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Kevin Wu

Thoughts/opinions on this build list?

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Just gaming or also streaming/editing/rendering?


CPU: AMD Ryzen 7 1700@3.8Ghz Heatsink: Gelid Phantom Black GPU: Zotac GTX 1070ti Mini RAM: Qidian DDR4 2x8GB 3000Mhz mobo: MSI X370 Gaming Plus case: Fractal Design Define C PSU: Superflower Leadex Gold 650W

 

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Posted · Original PosterOP
Just now, Herman Mcpootis said:

Just gaming or also streaming/editing/rendering?

Mostly just gaming for now. May explore some streaming in the future

 

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5 minutes ago, Kevin Wu said:

Mostly just gaming for now. May explore some streaming in the future

 

Try this instead, much cheaper and better:

PCPartPicker part list / Price breakdown by merchant

CPU: AMD - Ryzen 7 2700 3.2 GHz 8-Core Processor  ($224.89 @ OutletPC) 
CPU Cooler: Cooler Master - MasterLiquid ML360R RGB 66.7 CFM Liquid CPU Cooler  ($150.97 @ Amazon) 
Motherboard: Asus - Prime X470-Pro ATX AM4 Motherboard  ($149.99 @ Amazon) 
Memory: GeIL - SUPER LUCE RGB 16 GB (2 x 8 GB) DDR4-3000 Memory  ($84.99 @ Newegg) 
Storage: HP - EX900 500 GB M.2-2280 Solid State Drive  ($69.99 @ Amazon) 
Storage: Seagate - Barracuda 2 TB 3.5" 7200RPM Internal Hard Drive  ($59.78 @ OutletPC) 
Video Card: Asus - GeForce RTX 2080 8 GB ROG Strix Gaming Advanced Video Card  ($779.00 @ B&H) 
Case: Cooler Master - MasterBox MB530P ATX Mid Tower Case  ($112.39 @ Walmart) 
Power Supply: Corsair - TXM Gold 750 W 80+ Gold Certified Semi-Modular ATX Power Supply  ($74.99 @ Newegg) 
Total: $1706.99
Prices include shipping, taxes, and discounts when available
Generated by PCPartPicker 2019-04-19 00:05 EDT-0400


CPU: AMD Ryzen 7 1700@3.8Ghz Heatsink: Gelid Phantom Black GPU: Zotac GTX 1070ti Mini RAM: Qidian DDR4 2x8GB 3000Mhz mobo: MSI X370 Gaming Plus case: Fractal Design Define C PSU: Superflower Leadex Gold 650W

 

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Posted · Original PosterOP
2 minutes ago, Herman Mcpootis said:

Try this instead, much cheaper and better:

PCPartPicker part list / Price breakdown by merchant

CPU: AMD - Ryzen 7 2700 3.2 GHz 8-Core Processor  ($224.89 @ OutletPC) 
CPU Cooler: Cooler Master - MasterLiquid ML360R RGB 66.7 CFM Liquid CPU Cooler  ($150.97 @ Amazon) 
Motherboard: Asus - Prime X470-Pro ATX AM4 Motherboard  ($149.99 @ Amazon) 
Memory: GeIL - SUPER LUCE RGB 16 GB (2 x 8 GB) DDR4-3000 Memory  ($84.99 @ Newegg) 
Storage: HP - EX900 500 GB M.2-2280 Solid State Drive  ($69.99 @ Amazon) 
Storage: Seagate - Barracuda 2 TB 3.5" 7200RPM Internal Hard Drive  ($59.78 @ OutletPC) 
Video Card: Asus - GeForce RTX 2080 8 GB ROG Strix Gaming Advanced Video Card  ($779.00 @ B&H) 
Case: Cooler Master - MasterBox MB530P ATX Mid Tower Case  ($112.39 @ Walmart) 
Power Supply: Corsair - TXM Gold 750 W 80+ Gold Certified Semi-Modular ATX Power Supply  ($74.99 @ Newegg)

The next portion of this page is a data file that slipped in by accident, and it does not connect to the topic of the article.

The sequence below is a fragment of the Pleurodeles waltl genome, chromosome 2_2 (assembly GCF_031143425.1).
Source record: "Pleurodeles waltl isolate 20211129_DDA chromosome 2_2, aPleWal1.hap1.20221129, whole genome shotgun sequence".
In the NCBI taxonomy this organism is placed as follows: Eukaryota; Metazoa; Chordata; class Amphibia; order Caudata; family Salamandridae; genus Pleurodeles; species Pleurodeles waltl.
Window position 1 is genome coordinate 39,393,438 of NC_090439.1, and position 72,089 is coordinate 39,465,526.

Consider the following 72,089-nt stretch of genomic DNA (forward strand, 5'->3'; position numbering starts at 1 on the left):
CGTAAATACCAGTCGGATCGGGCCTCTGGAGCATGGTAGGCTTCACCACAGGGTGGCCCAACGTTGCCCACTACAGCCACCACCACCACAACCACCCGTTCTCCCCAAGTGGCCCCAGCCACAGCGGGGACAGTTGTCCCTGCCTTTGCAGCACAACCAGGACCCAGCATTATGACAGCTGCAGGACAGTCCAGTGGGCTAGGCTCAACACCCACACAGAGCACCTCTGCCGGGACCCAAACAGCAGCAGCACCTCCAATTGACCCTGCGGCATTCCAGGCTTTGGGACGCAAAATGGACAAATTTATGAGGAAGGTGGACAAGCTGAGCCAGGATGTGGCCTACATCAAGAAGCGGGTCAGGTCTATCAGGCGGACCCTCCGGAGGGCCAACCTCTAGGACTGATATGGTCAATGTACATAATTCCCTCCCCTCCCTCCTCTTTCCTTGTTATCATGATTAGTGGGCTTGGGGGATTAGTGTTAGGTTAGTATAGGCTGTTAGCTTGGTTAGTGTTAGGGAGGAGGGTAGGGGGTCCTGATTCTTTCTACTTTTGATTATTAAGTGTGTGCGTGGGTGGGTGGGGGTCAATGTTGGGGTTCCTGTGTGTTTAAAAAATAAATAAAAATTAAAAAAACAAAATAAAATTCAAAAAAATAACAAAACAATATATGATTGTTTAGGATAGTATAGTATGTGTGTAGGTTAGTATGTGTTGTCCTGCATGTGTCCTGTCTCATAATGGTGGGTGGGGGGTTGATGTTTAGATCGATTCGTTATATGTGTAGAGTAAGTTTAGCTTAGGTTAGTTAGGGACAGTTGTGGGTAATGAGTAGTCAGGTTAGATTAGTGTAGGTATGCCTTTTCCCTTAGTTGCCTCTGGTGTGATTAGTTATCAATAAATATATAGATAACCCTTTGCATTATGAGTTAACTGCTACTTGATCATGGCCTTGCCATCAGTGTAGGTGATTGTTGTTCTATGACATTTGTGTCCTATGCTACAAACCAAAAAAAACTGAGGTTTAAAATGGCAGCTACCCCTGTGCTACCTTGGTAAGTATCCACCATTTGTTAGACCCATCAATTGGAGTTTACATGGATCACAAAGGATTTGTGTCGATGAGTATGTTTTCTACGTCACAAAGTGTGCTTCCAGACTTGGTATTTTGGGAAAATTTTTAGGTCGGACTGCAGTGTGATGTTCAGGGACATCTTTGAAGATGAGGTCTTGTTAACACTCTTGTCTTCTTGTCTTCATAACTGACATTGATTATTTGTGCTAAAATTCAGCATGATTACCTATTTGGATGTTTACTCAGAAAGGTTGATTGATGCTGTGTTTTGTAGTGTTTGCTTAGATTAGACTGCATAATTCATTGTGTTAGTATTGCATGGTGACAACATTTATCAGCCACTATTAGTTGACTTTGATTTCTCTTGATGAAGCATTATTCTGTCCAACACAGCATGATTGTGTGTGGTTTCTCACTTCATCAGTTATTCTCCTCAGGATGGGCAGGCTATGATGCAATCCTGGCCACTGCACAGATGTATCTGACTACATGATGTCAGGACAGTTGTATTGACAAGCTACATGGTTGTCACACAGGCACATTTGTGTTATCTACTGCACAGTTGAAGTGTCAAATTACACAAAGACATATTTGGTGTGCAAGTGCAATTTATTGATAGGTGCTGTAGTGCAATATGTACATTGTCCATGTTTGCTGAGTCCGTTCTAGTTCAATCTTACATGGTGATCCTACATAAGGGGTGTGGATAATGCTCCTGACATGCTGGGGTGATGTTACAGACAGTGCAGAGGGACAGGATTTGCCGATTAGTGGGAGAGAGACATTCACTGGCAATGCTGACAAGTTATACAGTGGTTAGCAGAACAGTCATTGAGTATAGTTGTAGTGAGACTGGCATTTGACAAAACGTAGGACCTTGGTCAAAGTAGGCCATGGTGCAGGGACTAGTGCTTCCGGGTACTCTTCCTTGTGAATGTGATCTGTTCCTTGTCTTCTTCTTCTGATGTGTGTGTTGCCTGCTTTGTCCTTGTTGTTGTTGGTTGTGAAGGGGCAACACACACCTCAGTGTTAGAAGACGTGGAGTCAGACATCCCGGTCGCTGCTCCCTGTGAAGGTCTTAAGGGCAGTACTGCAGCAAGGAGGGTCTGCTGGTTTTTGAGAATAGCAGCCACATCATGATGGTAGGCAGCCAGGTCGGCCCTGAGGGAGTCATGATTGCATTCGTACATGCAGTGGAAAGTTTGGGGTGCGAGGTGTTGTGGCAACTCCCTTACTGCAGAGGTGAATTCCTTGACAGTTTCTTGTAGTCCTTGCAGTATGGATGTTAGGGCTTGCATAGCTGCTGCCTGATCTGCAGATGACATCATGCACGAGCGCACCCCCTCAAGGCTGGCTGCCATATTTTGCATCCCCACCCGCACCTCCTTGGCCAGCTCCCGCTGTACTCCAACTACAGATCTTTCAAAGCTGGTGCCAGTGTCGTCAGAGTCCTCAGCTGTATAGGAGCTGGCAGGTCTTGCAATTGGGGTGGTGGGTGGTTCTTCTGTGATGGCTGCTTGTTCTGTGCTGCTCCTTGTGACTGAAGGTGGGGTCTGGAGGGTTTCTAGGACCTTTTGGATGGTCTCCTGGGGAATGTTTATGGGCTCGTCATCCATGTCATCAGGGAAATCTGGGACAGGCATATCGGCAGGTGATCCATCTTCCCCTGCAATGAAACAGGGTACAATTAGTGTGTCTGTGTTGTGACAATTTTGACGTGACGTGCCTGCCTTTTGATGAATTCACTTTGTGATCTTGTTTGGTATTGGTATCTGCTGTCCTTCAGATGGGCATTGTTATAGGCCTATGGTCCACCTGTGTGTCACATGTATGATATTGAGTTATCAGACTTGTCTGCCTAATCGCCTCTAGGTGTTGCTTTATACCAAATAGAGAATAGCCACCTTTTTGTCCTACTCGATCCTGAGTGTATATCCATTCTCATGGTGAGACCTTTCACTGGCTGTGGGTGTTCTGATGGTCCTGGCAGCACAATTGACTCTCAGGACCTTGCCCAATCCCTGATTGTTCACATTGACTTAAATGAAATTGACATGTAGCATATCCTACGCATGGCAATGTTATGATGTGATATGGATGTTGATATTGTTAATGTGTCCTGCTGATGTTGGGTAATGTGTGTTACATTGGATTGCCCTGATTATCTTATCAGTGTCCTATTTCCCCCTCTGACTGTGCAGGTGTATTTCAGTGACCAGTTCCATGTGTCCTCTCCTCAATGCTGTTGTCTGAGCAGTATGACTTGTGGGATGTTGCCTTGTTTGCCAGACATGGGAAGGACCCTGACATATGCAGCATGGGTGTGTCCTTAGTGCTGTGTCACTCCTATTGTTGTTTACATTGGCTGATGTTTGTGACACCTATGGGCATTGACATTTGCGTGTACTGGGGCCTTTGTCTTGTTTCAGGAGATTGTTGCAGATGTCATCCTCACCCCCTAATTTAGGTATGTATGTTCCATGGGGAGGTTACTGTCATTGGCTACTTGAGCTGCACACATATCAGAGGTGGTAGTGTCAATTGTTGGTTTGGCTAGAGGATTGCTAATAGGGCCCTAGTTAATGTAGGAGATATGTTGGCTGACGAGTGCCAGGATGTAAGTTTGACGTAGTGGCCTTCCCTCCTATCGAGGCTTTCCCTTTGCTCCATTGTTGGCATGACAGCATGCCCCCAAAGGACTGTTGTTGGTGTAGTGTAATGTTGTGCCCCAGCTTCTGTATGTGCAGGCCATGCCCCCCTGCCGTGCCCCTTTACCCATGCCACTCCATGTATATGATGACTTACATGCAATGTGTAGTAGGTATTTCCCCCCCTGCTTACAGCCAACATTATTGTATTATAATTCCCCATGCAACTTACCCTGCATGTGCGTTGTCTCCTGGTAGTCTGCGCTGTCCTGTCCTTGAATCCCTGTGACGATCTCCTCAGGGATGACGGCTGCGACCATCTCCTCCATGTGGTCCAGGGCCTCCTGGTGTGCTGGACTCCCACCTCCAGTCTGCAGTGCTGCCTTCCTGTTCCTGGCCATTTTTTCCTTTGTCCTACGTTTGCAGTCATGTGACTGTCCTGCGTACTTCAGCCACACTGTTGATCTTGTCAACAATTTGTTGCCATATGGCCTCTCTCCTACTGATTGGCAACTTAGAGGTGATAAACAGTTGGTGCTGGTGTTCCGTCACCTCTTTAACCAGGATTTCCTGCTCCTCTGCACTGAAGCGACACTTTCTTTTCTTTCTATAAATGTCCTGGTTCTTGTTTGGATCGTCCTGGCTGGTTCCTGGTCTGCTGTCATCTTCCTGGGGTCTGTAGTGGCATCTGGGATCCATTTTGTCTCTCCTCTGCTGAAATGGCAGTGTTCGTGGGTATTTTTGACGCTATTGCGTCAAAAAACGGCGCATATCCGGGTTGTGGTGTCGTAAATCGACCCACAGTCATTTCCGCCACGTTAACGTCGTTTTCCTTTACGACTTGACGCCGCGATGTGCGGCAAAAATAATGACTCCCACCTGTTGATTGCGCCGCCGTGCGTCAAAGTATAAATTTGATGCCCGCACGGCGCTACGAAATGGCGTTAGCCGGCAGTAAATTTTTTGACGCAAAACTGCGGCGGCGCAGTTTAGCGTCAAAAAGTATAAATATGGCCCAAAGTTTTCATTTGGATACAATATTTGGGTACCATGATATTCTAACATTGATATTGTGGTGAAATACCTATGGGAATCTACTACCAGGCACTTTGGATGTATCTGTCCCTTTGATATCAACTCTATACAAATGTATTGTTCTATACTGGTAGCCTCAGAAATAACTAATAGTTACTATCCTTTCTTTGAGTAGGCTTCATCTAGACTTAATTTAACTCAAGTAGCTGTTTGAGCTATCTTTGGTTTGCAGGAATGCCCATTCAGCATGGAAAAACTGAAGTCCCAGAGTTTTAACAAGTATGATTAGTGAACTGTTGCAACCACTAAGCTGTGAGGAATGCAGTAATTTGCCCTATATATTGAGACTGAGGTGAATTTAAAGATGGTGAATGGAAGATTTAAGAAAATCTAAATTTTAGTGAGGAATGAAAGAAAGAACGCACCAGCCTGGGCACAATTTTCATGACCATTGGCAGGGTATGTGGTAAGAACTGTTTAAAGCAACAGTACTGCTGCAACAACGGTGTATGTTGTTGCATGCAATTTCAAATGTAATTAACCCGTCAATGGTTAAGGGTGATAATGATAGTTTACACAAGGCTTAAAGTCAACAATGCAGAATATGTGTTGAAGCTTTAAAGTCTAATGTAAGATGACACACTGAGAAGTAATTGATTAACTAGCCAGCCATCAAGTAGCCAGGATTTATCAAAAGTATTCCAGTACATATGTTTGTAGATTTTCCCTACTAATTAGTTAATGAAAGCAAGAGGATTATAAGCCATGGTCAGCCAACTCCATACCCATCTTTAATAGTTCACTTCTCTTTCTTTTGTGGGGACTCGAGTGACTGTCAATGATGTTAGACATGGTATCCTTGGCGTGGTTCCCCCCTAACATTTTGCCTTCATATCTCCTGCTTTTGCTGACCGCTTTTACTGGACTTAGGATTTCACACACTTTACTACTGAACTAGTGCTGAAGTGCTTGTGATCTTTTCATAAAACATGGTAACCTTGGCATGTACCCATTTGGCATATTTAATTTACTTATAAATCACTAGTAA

Total: $1706.99
Prices include shipping, taxes, and discounts when available
Generated by PCPartPicker 2019-04-19 00:05 EDT-0400

What’s the difference between the X and non X variant?

 

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It is said that the 2700 can be overclocked to the speed of the 2700X. If you don't plan to overclock, stick with the 2700X.

 


80+ ratings certify electrical efficiency. Not quality.

 

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I WILL find your ITX build thread, and I WILL recommend the SIlverstone Sugo SG13B

 

Primary PC:

i7 8086k (won) - EVGA Z370 Classified K - G.Kill Trident Z RGB - Force MP500 - Jedi Order Titan Xp - The venerated Hyper 212 Evo (with RGB Riing flair) - EVGA G2 650W - Black and green theme, Razer branwashed me.

Draws 400 watts under max load, for reference.

 

Linux Proliant ML150 G6:

Xeon X5560 - 24GB ECC DDR3 - Asus DirectCU GTX 760 - old Seagate 1.5TB HDD - Dark moded Ubuntu (and Win7, cuz why not)

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46 minutes ago, Kevin Wu said:

What’s the difference between the X and non X variant?

 

Better stock cooler and higher stock clock speed. You can just oc to make up the difference.


CPU: AMD Ryzen 7 1700@3.8Ghz Heatsink: Gelid Phantom Black GPU: Zotac GTX 1070ti Mini RAM: Qidian DDR4 2x8GB 3000Mhz mobo: MSI X370 Gaming Plus case: Fractal Design Define C PSU: Superflower Leadex Gold 650W

 

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Posted · Original PosterOP
53 minutes ago, Herman Mcpootis said:

Try this instead, much cheaper and better:

PCPartPicker part list / Price breakdown by merchant

CPU: AMD - Ryzen 7 2700 3.2 GHz 8-Core Processor  ($224.89 @ OutletPC) 
CPU Cooler: Cooler Master - MasterLiquid ML360R RGB 66.7 CFM Liquid CPU Cooler  ($150.97 @ Amazon) 
Motherboard: Asus - Prime X470-Pro ATX AM4 Motherboard  ($149.99 @ Amazon) 
Memory: GeIL - SUPER LUCE RGB 16 GB (2 x 8 GB) DDR4-3000 Memory  ($84.99 @ Newegg) 
Storage: HP - EX900 500 GB M.2-2280 Solid State Drive  ($69.99 @ Amazon) 
Storage: Seagate - Barracuda 2 TB 3.5" 7200RPM Internal Hard Drive  ($59.78 @ OutletPC) 
Video Card: Asus - GeForce RTX 2080 8 GB ROG Strix Gaming Advanced Video Card  ($779.00 @ B&H) 
Case: Cooler Master - MasterBox MB530P ATX Mid Tower Case  ($112.39 @ Walmart) 
Power Supply: Corsair - TXM Gold 750 W 80+ Gold Certified Semi-Modular ATX Power Supply  ($74.99 @ Newegg) 
Total: $1706.99
Prices include shipping, taxes, and discounts when available
Generated by PCPartPicker 2019-04-19 00:05 EDT-0400

What’s the difference between the X and non X variant?

 

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6 minutes ago, Kevin Wu said:

What’s the difference between the X and non X variant?

 

 

11 minutes ago, Herman Mcpootis said:

Better stock cooler and higher stock clock speed. You can just oc to make up the difference.

 


CPU: AMD Ryzen 7 1700@3.8Ghz Heatsink: Gelid Phantom Black GPU: Zotac GTX 1070ti Mini RAM: Qidian DDR4 2x8GB 3000Mhz mobo: MSI X370 Gaming Plus case: Fractal Design Define C PSU: Superflower Leadex Gold 650W